He didn't know what to say. But his grinning face soon turned to a frown when I continued, "Now that you are a man. I am going to talk to you as a man... If you ever pull another stupid stunt like you did in the store, I am going to knock your block off. I am going to take your friggin' head off your shoulders! We are going to fight! Do you understand me? I intend to kick your ass!" My tone was intentionally menacing.
He started to apologize. I wasn't having it. I said, "You embarrassed me, your sister, your family and, most importantly, yourself. Don't lower yourself and submit to someone else's opinion of you. I want you to walk tall at all times. Don't be complicit in how white people see you. Don't give them the ammunition to shoot you with!"
That night was Carl's rite of passage. Only men can bestow it upon the next generation. It is an ancient ritual. That night he became a man.
It is sad to say it, but too many of our young boys don't know how to become men. African-American boys are particularly vulnerable. Don't get me wrong, I am not questioning Trayvon's father's parenting skills. I can't speak about their father-son relationship. I don't know.
I am saying that older men need to school the young brothers of what's going down. They should pull their coattails and give them the 911, the lowdown, the facts of life. As one single mother told me many years ago regarding police violence against black males, "I tell my sons every time they walk out the door, don't be acting stupid out there!"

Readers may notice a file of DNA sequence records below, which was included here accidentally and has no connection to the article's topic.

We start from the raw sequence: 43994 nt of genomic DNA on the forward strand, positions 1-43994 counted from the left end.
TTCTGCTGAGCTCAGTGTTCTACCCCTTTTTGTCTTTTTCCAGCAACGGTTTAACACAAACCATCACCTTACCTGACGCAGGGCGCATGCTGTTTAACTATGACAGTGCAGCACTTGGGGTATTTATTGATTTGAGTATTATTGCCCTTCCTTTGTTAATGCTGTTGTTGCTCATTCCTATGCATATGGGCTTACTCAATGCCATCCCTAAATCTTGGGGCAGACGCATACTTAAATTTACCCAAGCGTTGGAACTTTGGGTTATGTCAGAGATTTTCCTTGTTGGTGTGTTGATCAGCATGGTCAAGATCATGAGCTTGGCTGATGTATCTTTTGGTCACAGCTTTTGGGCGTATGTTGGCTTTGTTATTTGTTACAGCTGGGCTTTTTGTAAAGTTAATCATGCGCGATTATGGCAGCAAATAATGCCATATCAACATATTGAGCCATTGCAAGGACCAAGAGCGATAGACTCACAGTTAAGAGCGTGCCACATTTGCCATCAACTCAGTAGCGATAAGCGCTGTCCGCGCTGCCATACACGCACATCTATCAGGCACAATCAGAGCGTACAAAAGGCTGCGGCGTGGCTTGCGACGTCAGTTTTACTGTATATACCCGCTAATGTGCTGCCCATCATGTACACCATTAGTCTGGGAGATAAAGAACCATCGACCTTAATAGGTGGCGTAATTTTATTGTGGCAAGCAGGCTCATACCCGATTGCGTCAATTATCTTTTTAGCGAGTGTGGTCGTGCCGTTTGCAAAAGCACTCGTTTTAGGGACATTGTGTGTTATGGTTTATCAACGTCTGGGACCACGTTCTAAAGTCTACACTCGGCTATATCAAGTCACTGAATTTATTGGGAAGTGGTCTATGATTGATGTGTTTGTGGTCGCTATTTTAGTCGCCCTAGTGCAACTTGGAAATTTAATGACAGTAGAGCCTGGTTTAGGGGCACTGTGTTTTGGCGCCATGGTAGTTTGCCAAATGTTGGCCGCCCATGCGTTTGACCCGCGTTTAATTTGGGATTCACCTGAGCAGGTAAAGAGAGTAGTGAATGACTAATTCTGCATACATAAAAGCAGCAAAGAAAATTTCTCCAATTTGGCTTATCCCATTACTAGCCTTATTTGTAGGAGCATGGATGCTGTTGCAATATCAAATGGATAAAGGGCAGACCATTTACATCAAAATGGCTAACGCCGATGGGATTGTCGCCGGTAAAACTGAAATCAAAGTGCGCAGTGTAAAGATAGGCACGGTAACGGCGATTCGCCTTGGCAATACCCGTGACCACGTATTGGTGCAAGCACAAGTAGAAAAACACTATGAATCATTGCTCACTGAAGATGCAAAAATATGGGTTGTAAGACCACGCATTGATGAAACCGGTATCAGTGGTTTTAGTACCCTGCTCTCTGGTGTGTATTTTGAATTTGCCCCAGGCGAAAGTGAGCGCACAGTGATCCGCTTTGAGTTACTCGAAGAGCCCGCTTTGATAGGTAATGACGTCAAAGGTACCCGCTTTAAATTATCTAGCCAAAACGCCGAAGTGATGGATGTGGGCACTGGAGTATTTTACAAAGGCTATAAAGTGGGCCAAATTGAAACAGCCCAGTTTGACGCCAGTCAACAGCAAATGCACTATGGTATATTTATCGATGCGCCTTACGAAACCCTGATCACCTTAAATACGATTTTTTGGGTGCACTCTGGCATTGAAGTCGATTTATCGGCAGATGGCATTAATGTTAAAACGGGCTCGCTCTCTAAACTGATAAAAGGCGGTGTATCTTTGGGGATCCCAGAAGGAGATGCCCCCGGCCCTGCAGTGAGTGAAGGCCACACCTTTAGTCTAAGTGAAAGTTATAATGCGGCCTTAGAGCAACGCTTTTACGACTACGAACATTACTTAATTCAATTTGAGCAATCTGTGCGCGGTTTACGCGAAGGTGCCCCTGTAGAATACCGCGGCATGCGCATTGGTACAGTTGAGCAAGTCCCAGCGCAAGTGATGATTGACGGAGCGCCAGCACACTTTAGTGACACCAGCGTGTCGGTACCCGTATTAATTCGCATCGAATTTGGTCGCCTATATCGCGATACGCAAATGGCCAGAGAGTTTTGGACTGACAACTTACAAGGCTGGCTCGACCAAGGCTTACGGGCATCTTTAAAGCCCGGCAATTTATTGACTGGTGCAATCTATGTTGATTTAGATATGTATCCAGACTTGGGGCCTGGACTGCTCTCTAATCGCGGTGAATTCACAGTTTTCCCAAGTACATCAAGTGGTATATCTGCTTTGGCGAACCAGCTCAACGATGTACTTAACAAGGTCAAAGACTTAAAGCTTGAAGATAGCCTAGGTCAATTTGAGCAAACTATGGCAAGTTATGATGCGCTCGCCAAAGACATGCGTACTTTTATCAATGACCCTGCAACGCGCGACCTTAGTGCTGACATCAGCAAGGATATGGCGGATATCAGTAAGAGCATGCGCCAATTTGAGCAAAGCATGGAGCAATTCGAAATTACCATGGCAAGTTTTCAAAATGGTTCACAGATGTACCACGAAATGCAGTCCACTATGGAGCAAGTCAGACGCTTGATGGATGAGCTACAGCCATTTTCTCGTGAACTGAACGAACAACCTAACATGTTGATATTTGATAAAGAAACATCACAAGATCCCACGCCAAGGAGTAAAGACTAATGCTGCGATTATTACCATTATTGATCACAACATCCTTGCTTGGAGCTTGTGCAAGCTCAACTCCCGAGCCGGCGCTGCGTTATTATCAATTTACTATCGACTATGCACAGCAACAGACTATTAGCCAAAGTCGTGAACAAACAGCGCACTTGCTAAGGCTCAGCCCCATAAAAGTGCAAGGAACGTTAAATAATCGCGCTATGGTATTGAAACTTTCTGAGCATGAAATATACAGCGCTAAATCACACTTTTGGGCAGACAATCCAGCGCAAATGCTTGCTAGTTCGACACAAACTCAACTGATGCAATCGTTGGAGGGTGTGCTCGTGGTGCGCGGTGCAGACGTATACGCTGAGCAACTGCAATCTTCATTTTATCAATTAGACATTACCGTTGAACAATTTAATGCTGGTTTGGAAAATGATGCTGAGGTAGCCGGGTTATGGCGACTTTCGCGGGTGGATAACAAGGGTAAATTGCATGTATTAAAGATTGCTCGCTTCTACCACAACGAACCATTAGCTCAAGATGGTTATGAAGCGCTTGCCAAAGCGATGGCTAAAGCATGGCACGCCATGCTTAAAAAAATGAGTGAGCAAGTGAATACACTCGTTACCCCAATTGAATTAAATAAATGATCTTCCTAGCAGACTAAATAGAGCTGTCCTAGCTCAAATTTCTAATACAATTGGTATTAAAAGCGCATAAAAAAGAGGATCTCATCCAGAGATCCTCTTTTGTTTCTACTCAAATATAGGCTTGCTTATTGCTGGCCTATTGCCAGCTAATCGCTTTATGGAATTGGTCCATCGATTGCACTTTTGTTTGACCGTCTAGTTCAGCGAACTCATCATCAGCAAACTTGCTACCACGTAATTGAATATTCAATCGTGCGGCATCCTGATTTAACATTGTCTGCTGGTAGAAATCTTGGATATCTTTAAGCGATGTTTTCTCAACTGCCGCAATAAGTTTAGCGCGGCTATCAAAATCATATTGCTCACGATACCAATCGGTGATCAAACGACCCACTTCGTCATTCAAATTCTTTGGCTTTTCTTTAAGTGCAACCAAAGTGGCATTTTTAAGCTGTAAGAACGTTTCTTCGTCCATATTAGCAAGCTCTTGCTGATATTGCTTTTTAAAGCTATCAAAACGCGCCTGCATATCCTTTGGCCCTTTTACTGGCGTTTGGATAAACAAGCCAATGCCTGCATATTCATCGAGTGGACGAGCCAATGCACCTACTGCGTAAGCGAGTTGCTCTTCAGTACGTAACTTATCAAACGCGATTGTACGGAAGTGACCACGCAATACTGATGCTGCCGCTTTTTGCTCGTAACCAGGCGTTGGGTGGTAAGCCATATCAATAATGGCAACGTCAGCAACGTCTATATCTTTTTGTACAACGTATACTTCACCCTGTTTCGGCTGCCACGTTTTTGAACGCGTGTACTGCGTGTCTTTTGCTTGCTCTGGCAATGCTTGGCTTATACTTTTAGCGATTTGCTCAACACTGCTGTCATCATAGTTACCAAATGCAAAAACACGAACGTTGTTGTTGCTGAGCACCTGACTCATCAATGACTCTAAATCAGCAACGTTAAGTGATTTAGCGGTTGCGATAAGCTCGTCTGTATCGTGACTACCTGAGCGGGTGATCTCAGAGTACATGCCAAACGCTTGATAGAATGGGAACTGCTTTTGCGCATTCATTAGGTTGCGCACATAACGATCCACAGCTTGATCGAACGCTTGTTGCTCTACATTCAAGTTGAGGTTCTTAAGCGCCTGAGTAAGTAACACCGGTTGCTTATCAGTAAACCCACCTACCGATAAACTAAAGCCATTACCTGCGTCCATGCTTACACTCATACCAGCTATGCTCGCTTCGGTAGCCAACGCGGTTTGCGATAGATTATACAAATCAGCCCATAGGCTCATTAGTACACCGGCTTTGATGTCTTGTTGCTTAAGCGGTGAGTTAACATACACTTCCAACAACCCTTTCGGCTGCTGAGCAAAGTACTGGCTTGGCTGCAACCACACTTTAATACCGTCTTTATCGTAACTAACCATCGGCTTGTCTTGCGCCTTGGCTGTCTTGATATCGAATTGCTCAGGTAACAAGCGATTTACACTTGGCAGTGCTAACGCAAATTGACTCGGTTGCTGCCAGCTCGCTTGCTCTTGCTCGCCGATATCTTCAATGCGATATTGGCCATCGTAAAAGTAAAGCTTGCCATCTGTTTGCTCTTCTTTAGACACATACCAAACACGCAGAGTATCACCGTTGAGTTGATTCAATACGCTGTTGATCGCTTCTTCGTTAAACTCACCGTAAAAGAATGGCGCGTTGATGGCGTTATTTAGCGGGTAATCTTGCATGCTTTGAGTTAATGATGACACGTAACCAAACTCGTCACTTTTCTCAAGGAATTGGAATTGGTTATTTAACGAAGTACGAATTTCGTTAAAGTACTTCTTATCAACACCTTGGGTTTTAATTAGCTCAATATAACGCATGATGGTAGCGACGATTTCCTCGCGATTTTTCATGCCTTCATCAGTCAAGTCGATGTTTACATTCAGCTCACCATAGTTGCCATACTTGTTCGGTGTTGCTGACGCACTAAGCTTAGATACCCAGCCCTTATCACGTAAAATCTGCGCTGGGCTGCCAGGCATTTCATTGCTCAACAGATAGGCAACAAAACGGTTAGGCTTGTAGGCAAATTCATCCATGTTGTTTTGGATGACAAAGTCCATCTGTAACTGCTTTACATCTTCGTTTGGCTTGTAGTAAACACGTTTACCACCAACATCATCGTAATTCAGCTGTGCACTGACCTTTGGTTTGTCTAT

This is how it is in the African-American community. We know, almost instinctively, that black lives are worth considerably less than white lives. We know that white perpetrators will get off with a light sentence, if convicted, when the victim is black. What galls the black community in the Trayvon Martin case, is that the appearance of justice has been discarded. Why arrest when the justice system is only going to let him go anyway?
In a few weeks this will all die down. The "We are Trayvon Martin" movement will dissipate. Another horrific news story will supplant and push it off the headlines.
Life will go on and Trayvon Martin's name will join the ranks of hundreds of other black men that have fallen unjustly. That's just the way it is. Tell your children to be careful out there. The world is a crazy place.
James is a the publisher of the African-American Perspective online newsletter."